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Importance of beta cell mass for glycaemic control in people with type 1 diabetes – published online 17/11/2022

Jansen graphical abstract

T. J. P. Jansen, M. Brom, M. Boss, M. Buitinga, C. J. Tack, L. A. van Meijel, B. E. de Galan, M. Gotthardt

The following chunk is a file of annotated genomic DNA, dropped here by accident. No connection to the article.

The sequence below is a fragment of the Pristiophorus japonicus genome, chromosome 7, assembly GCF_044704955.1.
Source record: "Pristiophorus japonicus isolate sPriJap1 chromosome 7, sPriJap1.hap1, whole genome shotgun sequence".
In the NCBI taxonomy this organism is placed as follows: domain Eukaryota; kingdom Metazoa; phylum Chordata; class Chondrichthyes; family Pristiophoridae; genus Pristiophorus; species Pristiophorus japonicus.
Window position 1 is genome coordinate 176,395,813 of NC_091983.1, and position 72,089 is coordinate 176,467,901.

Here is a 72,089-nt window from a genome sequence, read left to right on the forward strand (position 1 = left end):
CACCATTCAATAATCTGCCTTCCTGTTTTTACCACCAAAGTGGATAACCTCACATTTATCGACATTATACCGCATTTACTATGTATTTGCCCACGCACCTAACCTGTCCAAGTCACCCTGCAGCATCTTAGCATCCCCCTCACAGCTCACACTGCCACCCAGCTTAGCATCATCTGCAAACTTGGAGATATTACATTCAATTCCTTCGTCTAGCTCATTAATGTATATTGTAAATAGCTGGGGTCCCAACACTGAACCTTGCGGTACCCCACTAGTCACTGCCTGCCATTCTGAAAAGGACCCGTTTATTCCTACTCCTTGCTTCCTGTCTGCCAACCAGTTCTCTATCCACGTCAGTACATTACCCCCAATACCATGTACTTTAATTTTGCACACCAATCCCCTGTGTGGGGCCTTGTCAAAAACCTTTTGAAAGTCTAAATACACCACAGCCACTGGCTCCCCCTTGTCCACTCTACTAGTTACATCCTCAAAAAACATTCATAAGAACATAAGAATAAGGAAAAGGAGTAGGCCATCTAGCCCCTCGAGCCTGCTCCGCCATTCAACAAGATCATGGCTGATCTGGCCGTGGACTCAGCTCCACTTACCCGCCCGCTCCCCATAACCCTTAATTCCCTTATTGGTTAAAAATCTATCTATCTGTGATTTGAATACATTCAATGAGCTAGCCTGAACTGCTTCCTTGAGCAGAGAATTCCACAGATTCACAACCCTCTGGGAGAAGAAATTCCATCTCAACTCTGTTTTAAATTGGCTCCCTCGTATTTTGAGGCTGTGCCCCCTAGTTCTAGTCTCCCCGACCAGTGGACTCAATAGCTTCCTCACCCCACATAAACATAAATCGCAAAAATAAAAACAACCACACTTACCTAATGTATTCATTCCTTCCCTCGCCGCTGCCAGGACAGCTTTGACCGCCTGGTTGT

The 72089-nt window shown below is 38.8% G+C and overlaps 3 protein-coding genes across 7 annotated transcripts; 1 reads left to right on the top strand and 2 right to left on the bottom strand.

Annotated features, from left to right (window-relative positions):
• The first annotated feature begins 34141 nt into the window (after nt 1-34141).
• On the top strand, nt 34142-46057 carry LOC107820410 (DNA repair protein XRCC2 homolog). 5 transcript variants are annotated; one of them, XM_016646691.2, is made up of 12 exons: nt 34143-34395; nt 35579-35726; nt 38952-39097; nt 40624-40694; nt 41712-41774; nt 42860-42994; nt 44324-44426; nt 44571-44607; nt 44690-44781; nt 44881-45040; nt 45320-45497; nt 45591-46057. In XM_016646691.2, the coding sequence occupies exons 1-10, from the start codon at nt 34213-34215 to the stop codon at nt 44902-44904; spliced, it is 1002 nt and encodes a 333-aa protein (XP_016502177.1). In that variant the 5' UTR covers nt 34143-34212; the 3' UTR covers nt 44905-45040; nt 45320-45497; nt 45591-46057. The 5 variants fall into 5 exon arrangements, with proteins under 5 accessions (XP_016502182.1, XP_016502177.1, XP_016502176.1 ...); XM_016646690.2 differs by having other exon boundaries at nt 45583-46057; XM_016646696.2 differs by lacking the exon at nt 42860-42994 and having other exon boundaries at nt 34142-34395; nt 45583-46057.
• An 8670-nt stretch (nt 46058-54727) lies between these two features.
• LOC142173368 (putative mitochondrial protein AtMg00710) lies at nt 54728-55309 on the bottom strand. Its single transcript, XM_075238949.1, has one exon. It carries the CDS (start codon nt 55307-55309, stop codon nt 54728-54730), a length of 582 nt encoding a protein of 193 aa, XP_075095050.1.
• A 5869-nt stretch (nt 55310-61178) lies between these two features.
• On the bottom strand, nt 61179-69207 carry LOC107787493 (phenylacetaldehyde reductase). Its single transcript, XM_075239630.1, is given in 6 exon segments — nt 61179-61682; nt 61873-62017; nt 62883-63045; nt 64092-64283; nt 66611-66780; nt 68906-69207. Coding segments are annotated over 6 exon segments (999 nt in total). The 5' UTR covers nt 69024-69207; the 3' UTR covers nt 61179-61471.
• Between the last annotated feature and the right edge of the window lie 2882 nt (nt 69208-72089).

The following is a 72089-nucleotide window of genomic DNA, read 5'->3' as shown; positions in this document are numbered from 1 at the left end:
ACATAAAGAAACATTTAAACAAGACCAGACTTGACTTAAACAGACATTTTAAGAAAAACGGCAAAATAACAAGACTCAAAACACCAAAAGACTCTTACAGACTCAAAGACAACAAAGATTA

The importance of residual beta cells for glucose control in people with type 1 diabetes is not yet fully understood and measurement of human beta cell mass is challenging. In this issue, Jansen et al ( report the novel use of an imaging method, exendin PET, to measure beta cell mass in a non-invasive manner. The authors demonstrate that beta cell mass was markedly increased in people with type 1 diabetes and relatively stable glycaemic control than in people with type 1 diabetes and high glucose variability. They suggest that residual beta cells may therefore play an important role in glycaemic stability in people with type 1 diabetes. The authors highlight that their finding indicates the need for effective therapies aimed at preserving viable beta cells and therapies that can restore or improve beta cell functionality. They conclude that exendin PET may have a role to play in the detection of these residual beta cells and could aid in the selection of the most suitable treatments.

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